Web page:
Research articles

Research articles address original research that is of the highest scientific standard and respects the accepted criteria for scientific research in Human-Machine Interaction

Evaluation of a touch interface for the control of electric wheelchairs for people suffering from neuromuscular diseases

Youssef Guedira ; Delphine Dervin ; Pierre-Eric Brohm ; René Farcy ; Yacine Bellik.
Power wheelchairs remain an efficient means of regaining mobility for many people around the world. Unfortunately, some are not able to use power wheelchairs because of difficulties using a standard joystick. People with neuromuscular diseases who experience a loss in muscular strength find it difficult to use of a joystick. In this paper, we explore steering power wheelchairs using a tactile interface on a smartphone. Eleven users with neuromuscular diseases tried this type of steering in free learning sessions. Four among them were able to take part in an experiment where we evaluated their kinematic performance between the use of the tactile steering interface and the joystick. The paper presents data and observations from both sessions and tries to detect tendencies and draw hypotheses that can guide further and in-depth clinical testing of the tactile steering for wheelchair users suffering from neuromuscular diseases. Overall, the user performance with the tablet was close or the same as their performance with the joystick. In addition, the users reported a lesser level of physical demand of the tactile steering over the joystick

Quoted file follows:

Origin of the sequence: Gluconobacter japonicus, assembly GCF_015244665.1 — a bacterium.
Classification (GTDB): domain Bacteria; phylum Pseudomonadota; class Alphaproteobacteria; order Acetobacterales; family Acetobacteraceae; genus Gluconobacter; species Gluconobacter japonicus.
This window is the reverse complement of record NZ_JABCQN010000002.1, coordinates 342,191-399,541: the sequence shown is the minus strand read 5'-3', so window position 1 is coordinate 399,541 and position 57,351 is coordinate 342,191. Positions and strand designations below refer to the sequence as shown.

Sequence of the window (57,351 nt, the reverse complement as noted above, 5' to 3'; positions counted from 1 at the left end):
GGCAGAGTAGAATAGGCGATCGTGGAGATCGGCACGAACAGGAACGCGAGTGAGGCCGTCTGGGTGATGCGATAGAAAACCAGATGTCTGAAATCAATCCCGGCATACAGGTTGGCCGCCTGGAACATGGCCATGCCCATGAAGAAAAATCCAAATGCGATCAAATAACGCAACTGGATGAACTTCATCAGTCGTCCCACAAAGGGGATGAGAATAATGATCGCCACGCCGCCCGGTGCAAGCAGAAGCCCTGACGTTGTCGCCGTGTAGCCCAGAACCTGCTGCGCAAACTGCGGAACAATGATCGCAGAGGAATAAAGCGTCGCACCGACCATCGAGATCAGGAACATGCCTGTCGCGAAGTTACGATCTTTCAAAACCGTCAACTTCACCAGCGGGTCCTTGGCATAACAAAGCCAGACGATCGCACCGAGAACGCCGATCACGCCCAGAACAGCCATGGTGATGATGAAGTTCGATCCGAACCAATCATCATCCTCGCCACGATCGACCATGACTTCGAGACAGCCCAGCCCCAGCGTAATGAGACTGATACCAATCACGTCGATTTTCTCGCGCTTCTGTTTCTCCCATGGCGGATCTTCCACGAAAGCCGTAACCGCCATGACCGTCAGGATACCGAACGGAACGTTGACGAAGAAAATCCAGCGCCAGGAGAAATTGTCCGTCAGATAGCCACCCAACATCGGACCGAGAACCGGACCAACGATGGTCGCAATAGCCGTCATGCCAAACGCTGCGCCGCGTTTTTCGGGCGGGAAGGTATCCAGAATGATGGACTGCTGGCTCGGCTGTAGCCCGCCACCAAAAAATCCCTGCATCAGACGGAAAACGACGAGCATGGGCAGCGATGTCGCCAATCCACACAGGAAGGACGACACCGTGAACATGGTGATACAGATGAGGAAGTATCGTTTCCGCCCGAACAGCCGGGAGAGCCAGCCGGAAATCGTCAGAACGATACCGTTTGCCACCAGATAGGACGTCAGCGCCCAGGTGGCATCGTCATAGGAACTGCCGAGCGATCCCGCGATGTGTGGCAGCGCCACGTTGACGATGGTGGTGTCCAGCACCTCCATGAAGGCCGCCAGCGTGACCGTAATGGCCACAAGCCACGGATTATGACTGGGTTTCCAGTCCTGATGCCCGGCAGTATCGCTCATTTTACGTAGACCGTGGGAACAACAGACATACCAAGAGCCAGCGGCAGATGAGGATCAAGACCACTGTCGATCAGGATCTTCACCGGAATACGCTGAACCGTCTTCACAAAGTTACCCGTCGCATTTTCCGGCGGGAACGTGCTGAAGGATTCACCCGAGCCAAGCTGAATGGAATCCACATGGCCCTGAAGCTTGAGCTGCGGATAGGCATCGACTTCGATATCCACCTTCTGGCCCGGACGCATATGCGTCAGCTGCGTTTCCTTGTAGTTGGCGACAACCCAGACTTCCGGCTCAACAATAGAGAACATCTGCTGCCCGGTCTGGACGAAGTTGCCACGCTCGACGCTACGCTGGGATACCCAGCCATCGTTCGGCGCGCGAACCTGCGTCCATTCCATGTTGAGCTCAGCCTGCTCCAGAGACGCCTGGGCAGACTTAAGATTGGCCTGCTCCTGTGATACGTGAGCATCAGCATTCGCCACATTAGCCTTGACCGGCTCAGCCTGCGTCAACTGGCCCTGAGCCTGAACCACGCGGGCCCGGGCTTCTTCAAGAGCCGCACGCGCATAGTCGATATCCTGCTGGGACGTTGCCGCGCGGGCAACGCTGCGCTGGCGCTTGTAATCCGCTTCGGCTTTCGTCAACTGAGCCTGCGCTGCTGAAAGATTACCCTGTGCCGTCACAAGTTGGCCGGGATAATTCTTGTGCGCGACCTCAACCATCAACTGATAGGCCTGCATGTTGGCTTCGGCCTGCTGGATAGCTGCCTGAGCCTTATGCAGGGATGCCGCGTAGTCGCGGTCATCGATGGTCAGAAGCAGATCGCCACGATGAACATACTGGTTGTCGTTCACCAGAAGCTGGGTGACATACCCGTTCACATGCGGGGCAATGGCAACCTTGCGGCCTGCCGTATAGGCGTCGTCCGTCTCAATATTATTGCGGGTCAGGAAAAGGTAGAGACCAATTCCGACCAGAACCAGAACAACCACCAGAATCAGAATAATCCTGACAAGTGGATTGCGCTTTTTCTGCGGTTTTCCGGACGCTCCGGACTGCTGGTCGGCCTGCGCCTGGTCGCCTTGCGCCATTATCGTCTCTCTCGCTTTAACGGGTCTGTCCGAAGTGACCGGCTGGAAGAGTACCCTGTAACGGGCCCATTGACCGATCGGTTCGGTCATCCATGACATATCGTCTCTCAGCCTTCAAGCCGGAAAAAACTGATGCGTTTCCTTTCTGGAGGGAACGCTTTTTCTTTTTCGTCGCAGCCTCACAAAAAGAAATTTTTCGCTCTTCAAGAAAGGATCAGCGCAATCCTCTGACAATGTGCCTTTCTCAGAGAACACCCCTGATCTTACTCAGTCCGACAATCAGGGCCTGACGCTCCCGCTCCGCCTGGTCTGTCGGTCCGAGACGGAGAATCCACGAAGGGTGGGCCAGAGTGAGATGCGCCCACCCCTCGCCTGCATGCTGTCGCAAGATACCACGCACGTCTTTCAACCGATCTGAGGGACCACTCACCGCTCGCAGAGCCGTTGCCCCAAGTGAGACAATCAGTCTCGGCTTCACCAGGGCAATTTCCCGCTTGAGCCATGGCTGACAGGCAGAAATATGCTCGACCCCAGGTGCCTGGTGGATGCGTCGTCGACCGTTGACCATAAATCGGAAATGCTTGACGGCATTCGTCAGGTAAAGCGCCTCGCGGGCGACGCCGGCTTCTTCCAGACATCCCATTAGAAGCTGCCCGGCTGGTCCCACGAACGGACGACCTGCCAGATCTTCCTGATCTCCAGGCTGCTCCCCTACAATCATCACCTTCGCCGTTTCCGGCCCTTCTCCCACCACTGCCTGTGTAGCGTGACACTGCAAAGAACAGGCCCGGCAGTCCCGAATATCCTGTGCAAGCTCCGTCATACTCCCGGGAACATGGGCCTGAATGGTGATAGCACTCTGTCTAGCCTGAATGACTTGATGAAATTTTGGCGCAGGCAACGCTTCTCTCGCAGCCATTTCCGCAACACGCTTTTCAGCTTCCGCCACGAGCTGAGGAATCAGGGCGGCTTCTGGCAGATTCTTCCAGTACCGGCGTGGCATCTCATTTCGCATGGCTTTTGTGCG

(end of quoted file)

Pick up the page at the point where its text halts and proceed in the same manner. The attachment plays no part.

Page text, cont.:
Improving Raycasting using Proximity Selection and Filtering

Marc Baloup ; Thomas Pietrzak ; Géry Casiez.